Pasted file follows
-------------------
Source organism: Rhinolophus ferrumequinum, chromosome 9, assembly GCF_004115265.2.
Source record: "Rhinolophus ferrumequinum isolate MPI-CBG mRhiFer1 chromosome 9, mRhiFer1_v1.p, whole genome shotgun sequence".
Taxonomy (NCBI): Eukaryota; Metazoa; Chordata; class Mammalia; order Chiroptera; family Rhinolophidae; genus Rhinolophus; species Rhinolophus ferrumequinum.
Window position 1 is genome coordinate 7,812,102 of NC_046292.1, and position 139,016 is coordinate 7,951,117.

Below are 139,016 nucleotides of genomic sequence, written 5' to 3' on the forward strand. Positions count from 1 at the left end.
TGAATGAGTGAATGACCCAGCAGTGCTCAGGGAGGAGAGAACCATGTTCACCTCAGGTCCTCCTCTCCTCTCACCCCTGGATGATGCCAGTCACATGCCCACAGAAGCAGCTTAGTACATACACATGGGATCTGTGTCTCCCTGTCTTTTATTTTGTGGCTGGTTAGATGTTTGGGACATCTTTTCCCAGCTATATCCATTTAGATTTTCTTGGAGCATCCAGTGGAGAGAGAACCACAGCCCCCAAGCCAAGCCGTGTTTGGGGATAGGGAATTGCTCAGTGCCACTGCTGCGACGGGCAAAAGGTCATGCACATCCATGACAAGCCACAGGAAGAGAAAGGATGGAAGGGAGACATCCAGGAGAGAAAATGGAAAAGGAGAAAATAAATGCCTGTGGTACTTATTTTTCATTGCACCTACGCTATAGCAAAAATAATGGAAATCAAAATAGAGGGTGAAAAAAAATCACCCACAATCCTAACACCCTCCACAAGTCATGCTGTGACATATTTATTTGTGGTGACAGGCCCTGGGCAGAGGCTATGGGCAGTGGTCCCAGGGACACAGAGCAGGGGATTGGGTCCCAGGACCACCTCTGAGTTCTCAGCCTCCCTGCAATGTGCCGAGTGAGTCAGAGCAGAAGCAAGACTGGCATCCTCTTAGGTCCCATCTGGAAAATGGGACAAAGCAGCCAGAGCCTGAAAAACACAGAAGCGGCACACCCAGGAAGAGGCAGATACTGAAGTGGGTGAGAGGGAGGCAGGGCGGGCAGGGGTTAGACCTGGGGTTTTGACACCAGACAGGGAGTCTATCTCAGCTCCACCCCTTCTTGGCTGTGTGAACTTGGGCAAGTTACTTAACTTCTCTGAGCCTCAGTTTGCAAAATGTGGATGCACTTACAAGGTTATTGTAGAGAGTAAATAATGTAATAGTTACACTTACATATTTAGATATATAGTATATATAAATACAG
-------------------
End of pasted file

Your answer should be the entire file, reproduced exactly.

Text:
Source organism: Rhinolophus ferrumequinum, chromosome 9, assembly GCF_004115265.2.
Source record: "Rhinolophus ferrumequinum isolate MPI-CBG mRhiFer1 chromosome 9, mRhiFer1_v1.p, whole genome shotgun sequence".
Taxonomy (NCBI): Eukaryota; Metazoa; Chordata; class Mammalia; order Chiroptera; family Rhinolophidae; genus Rhinolophus; species Rhinolophus ferrumequinum.
Window position 1 is genome coordinate 7,812,102 of NC_046292.1, and position 139,016 is coordinate 7,951,117.

Below are 139,016 nucleotides of genomic sequence, written 5' to 3' on the forward strand. Positions count from 1 at the left end.
TGAATGAGTGAATGACCCAGCAGTGCTCAGGGAGGAGAGAACCATGTTCACCTCAGGTCCTCCTCTCCTCTCACCCCTGGATGATGCCAGTCACATGCCCACAGAAGCAGCTTAGTACATACACATGGGATCTGTGTCTCCCTGTCTTTTATTTTGTGGCTGGTTAGATGTTTGGGACATCTTTTCCCAGCTATATCCATTTAGATTTTCTTGGAGCATCCAGTGGAGAGAGAACCACAGCCCCCAAGCCAAGCCGTGTTTGGGGATAGGGAATTGCTCAGTGCCACTGCTGCGACGGGCAAAAGGTCATGCACATCCATGACAAGCCACAGGAAGAGAAAGGATGGAAGGGAGACATCCAGGAGAGAAAATGGAAAAGGAGAAAATAAATGCCTGTGGTACTTATTTTTCATTGCACCTACGCTATAGCAAAAATAATGGAAATCAAAATAGAGGGTGAAAAAAAATCACCCACAATCCTAACACCCTCCACAAGTCATGCTGTGACATATTTATTTGTGGTGACAGGCCCTGGGCAGAGGCTATGGGCAGTGGTCCCAGGGACACAGAGCAGGGGATTGGGTCCCAGGACCACCTCTGAGTTCTCAGCCTCCCTGCAATGTGCCGAGTGAGTCAGAGCAGAAGCAAGACTGGCATCCTCTTAGGTCCCATCTGGAAAATGGGACAAAGCAGCCAGAGCCTGAAAAACACAGAAGCGGCACACCCAGGAAGAGGCAGATACTGAAGTGGGTGAGAGGGAGGCAGGGCGGGCAGGGGTTAGACCTGGGGTTTTGACACCAGACAGGGAGTCTATCTCAGCTCCACCCCTTCTTGGCTGTGTGAACTTGGGCAAGTTACTTAACTTCTCTGAGCCTCAGTTTGCAAAATGTGGATGCACTTACAAGGTTATTGTAGAGAGTAAATAATGTAATAGTTACACTTACATATTTAGATATATAGTATATATAAATACAG